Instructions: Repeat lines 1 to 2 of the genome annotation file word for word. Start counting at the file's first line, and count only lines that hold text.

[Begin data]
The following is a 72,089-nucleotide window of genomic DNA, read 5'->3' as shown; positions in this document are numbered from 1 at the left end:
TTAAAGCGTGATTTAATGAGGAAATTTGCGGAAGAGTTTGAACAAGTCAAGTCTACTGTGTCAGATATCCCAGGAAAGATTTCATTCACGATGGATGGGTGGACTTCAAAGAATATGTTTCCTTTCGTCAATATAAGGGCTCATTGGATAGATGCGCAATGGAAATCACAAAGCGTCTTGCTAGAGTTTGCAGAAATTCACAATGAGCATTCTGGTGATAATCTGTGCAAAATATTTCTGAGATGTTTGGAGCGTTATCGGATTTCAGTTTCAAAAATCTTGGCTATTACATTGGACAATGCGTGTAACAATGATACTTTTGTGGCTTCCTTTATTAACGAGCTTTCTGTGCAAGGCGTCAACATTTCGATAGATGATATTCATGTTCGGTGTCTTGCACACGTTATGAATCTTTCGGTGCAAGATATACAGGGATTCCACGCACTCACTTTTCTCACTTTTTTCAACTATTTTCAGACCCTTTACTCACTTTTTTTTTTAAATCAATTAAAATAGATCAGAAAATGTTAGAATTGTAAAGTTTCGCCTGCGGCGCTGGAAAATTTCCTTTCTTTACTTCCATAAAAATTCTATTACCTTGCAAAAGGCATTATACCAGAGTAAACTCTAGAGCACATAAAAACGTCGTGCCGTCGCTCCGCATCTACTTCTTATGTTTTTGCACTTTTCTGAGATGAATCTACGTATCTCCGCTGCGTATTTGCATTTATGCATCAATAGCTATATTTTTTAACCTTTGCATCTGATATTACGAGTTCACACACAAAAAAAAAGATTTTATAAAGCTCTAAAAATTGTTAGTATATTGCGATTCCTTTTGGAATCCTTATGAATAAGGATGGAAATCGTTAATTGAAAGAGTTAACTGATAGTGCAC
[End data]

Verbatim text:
The following is a 72,089-nucleotide window of genomic DNA, read 5'->3' as shown; positions in this document are numbered from 1 at the left end:
TTAAAGCGTGATTTAATGAGGAAATTTGCGGAAGAGTTTGAACAAGTCAAGTCTACTGTGTCAGATATCCCAGGAAAGATTTCATTCACGATGGATGGGTGGACTTCAAAGAATATGTTTCCTTTCGTCAATATAAGGGCTCATTGGATAGATGCGCAATGGAAATCACAAAGCGTCTTGCTAGAGTTTGCAGAAATTCACAATGAGCATTCTGGTGATAATCTGTGCAAAATATTTCTGAGATGTTTGGAGCGTTATCGGATTTCAGTTTCAAAAATCTTGGCTATTACATTGGACAATGCGTGTAACAATGATACTTTTGTGGCTTCCTTTATTAACGAGCTTTCTGTGCAAGGCGTCAACATTTCGATAGATGATATTCATGTTCGGTGTCTTGCACACGTTATGAATCTTTCGGTGCAAGATATACAGGGATTCCACGCACTCACTTTTCTCACTTTTTTCAACTATTTTCAGACCCTTTACTCACTTTTTTTTTTAAATCAATTAAAATAGATCAGAAAATGTTAGAATTGTAAAGTTTCGCCTGCGGCGCTGGAAAATTTCCTTTCTTTACTTCCATAAAAATTCTATTACCTTGCAAAAGGCATTATACCAGAGTAAACTCTAGAGCACATAAAAACGTCGTGCCGTCGCTCCGCATCTACTTCTTATGTTTTTGCACTTTTCTGAGATGAATCTACGTATCTCCGCTGCGTATTTGCATTTATGCATCAATAGCTATATTTTTTAACCTTTGCATCTGATATTACGAGTTCACACACAAAAAAAAAGATTTTATAAAGCTCTAAAAATTGTTAGTATATTGCGATTCCTTTTGGAATCCTTATGAATAAGGATGGAAATCGTTAATTGAAAGAGTTAACTGATAGTGCAC